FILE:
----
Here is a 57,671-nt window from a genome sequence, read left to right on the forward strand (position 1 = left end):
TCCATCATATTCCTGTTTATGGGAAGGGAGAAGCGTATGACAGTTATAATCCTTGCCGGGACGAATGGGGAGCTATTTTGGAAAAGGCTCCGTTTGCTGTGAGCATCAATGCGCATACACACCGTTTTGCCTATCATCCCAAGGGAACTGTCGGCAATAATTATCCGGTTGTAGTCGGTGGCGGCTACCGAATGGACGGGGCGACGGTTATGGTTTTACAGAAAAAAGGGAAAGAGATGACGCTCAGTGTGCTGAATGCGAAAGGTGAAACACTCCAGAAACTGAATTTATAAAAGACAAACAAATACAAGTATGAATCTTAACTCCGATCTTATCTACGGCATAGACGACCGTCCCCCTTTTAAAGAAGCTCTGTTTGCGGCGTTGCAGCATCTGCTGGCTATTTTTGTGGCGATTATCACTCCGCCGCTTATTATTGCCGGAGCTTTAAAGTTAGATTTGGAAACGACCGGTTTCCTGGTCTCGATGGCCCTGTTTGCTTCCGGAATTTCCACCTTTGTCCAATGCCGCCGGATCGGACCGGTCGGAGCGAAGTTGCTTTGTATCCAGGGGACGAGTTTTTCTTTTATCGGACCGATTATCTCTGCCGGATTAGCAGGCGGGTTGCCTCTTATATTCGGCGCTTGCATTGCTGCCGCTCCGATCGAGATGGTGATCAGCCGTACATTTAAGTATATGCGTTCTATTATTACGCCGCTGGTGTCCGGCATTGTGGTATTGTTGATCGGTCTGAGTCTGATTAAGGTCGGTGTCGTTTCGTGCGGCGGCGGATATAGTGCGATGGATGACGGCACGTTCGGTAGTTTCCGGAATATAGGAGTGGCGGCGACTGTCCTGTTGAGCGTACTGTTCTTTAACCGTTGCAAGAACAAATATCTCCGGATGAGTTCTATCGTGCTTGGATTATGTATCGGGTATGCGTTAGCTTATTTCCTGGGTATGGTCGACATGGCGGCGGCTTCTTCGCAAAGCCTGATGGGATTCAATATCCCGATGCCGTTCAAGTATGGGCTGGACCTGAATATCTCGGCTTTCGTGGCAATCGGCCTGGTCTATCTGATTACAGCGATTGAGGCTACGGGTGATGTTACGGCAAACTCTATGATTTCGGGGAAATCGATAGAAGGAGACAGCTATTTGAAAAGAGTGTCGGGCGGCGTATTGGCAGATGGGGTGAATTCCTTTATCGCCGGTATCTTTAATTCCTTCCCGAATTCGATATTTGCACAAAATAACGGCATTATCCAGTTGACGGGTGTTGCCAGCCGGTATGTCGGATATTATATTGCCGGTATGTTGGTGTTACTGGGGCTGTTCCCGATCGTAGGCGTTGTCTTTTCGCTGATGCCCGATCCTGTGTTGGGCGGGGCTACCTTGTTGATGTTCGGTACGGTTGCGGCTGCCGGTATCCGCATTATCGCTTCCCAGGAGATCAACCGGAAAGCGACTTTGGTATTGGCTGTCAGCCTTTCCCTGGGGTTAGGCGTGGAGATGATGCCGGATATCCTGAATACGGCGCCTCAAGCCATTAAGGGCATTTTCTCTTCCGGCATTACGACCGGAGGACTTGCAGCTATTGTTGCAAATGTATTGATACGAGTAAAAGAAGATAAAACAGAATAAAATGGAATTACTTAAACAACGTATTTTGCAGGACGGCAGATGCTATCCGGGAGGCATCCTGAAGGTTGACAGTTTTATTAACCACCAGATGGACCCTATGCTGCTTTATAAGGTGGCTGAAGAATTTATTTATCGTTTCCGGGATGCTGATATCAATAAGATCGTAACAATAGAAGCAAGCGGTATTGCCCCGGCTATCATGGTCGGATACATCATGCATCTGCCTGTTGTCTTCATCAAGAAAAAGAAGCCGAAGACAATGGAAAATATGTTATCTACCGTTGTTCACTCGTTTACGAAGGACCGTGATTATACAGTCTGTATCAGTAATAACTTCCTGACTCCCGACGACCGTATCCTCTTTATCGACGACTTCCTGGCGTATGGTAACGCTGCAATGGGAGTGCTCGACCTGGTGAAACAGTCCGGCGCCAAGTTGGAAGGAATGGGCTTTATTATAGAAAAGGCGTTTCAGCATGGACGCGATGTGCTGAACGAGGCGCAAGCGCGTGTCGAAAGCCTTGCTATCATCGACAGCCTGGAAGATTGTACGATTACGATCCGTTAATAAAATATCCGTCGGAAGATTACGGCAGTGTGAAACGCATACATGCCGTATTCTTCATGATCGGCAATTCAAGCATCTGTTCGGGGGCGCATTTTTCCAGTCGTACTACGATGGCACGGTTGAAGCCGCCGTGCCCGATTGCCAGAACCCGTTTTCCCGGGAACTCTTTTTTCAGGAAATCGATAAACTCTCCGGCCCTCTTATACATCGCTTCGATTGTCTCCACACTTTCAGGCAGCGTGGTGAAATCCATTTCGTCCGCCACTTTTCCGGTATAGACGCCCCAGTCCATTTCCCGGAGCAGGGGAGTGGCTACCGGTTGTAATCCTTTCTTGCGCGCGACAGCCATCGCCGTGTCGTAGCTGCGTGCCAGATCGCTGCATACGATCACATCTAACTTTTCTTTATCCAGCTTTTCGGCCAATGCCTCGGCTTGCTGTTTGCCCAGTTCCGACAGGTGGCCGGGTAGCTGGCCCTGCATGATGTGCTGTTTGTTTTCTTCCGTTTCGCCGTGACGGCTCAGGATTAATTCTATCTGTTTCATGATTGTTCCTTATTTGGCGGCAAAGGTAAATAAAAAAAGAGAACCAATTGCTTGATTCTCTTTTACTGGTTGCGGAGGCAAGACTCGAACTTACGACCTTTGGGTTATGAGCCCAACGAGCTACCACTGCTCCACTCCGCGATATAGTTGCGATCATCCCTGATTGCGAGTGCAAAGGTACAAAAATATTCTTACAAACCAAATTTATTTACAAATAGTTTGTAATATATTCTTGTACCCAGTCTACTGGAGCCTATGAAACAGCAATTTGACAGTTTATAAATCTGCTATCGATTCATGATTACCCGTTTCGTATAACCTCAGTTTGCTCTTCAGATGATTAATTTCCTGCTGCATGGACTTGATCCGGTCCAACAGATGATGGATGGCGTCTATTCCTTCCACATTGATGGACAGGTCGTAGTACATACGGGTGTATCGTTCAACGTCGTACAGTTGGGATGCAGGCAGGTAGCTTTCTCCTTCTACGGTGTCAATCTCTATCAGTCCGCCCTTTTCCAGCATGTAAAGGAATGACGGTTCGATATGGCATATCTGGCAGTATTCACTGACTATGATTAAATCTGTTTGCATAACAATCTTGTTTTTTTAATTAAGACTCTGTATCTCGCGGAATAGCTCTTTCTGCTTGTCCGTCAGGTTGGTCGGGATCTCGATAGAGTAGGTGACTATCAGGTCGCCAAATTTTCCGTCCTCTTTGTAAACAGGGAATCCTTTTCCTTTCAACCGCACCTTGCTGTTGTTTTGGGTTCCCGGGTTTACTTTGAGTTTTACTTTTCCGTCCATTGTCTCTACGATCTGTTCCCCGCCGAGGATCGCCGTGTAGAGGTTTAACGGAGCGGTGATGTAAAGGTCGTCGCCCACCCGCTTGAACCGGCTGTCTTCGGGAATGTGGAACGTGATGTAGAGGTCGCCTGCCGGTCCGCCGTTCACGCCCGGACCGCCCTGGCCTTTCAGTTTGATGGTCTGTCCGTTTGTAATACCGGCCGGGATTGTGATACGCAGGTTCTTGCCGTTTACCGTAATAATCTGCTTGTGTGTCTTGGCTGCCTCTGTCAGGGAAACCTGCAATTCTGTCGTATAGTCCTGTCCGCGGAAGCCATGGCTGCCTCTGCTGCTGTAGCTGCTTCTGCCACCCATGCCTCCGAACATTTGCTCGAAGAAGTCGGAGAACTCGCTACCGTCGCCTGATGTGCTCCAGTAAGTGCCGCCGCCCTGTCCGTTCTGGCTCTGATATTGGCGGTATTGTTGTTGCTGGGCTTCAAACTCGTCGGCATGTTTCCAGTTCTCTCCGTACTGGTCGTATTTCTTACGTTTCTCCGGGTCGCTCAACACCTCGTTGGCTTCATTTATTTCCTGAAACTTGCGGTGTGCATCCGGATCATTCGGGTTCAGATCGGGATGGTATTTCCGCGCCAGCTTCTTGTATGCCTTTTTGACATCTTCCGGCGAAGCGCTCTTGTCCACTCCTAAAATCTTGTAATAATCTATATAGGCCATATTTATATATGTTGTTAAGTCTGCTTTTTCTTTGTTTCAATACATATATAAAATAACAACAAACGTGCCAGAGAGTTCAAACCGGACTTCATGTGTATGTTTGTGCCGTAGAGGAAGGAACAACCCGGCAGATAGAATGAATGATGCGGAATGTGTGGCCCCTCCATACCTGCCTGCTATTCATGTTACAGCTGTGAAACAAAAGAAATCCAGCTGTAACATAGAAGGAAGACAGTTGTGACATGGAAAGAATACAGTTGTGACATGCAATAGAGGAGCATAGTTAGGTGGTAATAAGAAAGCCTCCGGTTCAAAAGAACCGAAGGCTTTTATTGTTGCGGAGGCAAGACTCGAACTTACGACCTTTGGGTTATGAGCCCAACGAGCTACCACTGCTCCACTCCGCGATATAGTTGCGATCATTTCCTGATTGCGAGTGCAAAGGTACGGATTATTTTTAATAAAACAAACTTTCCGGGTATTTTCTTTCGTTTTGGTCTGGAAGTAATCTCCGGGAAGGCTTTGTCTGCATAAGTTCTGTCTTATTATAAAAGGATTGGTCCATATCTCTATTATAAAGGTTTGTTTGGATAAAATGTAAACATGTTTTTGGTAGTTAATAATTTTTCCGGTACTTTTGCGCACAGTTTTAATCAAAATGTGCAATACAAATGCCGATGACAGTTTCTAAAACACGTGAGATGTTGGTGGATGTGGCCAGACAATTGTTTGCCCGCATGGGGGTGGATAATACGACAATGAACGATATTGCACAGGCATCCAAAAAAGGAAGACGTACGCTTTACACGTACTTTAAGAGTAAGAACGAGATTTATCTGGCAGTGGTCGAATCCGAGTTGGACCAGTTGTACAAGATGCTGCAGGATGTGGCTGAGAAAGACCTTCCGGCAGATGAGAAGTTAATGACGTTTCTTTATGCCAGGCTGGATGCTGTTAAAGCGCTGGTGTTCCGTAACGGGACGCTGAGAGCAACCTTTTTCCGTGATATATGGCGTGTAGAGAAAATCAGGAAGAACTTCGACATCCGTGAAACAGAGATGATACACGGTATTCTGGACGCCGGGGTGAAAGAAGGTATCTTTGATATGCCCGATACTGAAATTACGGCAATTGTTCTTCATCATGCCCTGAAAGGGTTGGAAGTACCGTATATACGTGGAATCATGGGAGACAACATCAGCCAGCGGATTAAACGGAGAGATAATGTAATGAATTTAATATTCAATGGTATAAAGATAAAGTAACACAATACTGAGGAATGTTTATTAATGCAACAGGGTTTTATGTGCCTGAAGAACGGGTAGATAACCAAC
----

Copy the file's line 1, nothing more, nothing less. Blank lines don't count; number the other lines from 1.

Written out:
Here is a 57,671-nt window from a genome sequence, read left to right on the forward strand (position 1 = left end):